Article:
Saturday, May 31, 2008

It is a Red Light earnings special for Sears and Eddie Lampert

We like Eddie Lampert, we really do. He is a self-made billionaire who did it the hard way, not the easy way.

But, let's face it, he is an investor, not a CEO type.

Yesterday, we opened to the second section of the Financial Times and saw the headline: Sears suffers dismal quarter of poor sales. It was more of the same for Eddie.

What is more of the same, you ask? More poor branding strategy, more management defections, more financial problems, more of everything going wrong.

Sears announced a further share repurchase program. However, Think Billion$ has a better idea: Take the damn company PRIVATE! This is the only sensible thing to do from a financial re-engineering standpoint. Let us break it down for one and all -

Step 1: more share repurchases for the rest of 2008. Step 2: take Sears private next year. Step 3: re-engineer the damn thing. Step 4: years later, take it public to an unsuspecting public and to Wall Street accolades.

Come on Eddie, you know what to do.

Stock chart

Wednesday, May 21, 2008

Barry, Barry, Barry

No we don't mean the lovable Barry Bonds.

We mean the lovable billionaire (#317 on the Forbes The 400 Richest Americans list resting at $1.5b), Barry Diller.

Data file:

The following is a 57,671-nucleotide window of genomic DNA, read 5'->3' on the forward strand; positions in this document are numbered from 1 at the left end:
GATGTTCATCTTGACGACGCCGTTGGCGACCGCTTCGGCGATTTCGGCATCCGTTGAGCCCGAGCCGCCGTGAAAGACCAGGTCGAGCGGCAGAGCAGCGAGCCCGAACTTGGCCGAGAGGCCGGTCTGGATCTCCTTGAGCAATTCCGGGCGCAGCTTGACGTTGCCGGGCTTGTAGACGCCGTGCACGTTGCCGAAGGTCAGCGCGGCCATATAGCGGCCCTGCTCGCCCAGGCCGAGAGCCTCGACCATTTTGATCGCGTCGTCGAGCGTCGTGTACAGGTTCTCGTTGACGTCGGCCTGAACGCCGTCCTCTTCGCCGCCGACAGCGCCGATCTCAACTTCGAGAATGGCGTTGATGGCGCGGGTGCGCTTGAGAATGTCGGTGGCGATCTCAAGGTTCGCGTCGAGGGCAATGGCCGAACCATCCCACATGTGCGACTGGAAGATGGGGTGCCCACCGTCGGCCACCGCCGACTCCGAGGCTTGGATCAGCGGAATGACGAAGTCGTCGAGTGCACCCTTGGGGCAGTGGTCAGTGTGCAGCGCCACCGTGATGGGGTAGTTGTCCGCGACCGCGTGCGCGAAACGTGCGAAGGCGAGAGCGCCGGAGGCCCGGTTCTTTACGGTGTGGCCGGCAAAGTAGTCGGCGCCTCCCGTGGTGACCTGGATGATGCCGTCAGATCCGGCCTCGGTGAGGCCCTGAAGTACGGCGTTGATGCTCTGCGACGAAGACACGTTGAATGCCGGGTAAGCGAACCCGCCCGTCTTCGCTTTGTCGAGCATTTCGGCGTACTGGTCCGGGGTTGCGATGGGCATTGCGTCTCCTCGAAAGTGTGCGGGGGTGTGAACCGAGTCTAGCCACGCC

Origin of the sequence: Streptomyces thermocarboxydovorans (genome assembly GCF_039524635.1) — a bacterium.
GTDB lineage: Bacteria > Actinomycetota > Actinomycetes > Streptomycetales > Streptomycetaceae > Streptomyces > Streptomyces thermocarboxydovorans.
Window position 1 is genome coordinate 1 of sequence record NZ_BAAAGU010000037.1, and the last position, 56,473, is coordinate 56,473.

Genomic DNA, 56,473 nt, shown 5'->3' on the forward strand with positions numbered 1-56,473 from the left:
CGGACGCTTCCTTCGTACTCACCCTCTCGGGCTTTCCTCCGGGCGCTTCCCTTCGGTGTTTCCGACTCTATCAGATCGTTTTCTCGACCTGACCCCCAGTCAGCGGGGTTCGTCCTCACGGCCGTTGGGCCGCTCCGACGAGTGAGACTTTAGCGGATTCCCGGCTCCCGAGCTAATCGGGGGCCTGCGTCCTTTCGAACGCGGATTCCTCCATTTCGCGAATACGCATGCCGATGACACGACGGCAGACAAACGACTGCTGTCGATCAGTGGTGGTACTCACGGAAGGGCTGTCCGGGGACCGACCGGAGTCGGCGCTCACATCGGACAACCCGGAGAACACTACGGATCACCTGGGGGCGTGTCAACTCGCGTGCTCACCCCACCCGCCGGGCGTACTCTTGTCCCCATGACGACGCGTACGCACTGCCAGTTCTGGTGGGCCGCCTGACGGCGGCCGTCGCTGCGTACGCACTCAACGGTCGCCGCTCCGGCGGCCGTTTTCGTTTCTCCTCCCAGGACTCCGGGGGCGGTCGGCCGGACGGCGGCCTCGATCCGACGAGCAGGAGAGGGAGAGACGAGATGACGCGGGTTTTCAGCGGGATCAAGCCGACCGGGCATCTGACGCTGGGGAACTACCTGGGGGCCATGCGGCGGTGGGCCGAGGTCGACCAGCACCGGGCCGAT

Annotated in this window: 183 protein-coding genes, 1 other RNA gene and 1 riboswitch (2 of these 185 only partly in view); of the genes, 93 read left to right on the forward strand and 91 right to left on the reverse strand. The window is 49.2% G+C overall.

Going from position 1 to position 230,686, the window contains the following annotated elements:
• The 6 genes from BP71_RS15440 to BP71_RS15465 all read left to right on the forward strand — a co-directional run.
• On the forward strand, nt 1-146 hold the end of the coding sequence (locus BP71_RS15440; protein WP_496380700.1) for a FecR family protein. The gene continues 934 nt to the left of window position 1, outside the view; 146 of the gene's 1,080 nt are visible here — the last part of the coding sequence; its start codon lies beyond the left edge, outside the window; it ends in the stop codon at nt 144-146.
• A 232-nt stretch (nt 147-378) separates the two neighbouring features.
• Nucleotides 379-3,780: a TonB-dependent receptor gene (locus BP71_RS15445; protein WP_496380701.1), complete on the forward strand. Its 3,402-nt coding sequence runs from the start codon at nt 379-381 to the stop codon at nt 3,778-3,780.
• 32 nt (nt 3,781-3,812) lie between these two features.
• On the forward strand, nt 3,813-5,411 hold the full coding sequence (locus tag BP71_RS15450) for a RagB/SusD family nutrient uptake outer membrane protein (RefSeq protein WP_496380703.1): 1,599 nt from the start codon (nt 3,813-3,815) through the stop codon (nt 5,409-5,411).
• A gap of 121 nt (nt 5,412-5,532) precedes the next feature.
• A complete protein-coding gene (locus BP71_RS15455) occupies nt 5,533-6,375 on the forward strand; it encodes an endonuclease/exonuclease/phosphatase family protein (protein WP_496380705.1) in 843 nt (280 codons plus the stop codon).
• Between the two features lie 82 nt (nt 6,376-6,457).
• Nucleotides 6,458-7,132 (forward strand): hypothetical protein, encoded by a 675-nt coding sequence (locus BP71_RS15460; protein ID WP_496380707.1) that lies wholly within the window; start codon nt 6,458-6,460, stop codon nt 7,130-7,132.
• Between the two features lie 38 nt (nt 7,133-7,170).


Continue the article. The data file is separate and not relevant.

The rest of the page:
This UCLA drop-out, born in Beverly Hills, and married to Diane von Furstenberg has recently come out victorious from a well-publicized lawsuit with former business buddy John Malone.

And it is all described, and more, in the June Conde Nast Portfolio article: The Confessions of Barry Diller.

Read it so that you too can understand all-things-Barry.

Sunday, May 4, 2008

Jerry Yang, Yahoo billionaire, tells both Microsoft and his own shareholders to "get lost!!!"

Jerry Yang, of Los Altos, CA is 38 years old, worth $1.9 billion (according to Forbes) and is the 261st richest person in the United States of America.

This weekend he has told both Microsoft and his own shareholders to "get lost!!!"

As the whole world now knows, Microsoft has abandoned the Yahoo bid after sides can't agree on acceptable sales price

SEATTLE (AP) -- Microsoft says it's dropping its three-month-old bid to buy Yahoo because the two sides can't agree on an acceptable sale price.
Microsoft Chief Executive Steve Ballmer says in a letter sent to Yahoo on Saturday that the software maker was willing to pay $47.5 billion for Yahoo. That's $33 per share.

Ballmer says Yahoo insisted that Microsoft pay at least $53 billion. That's $37 per share.

We, think this is absolutely insane. Jerry Yang is taking an anti-capitalistic, anti-shareholder approach to this proposed buyout. He clearly believes in a eastern Asian philosophy that corporations are made for its employees, not the shareholders. This is very anti-Think Billion$ as well, since Jerry clearly believes that he should be the billionaire and not anybody else. Good luck Jerr. Good luck in managing investor lawsuits in the upcoming months.

Yahoo CEO Jerry Yang on hot seat after rebuffing Microsoft's $47.5 ...
By MICHAEL LIEDTKE , AP SAN FRANCISCO - Yahoo Inc. Chief Executive Jerry Yang has gotten what he wanted: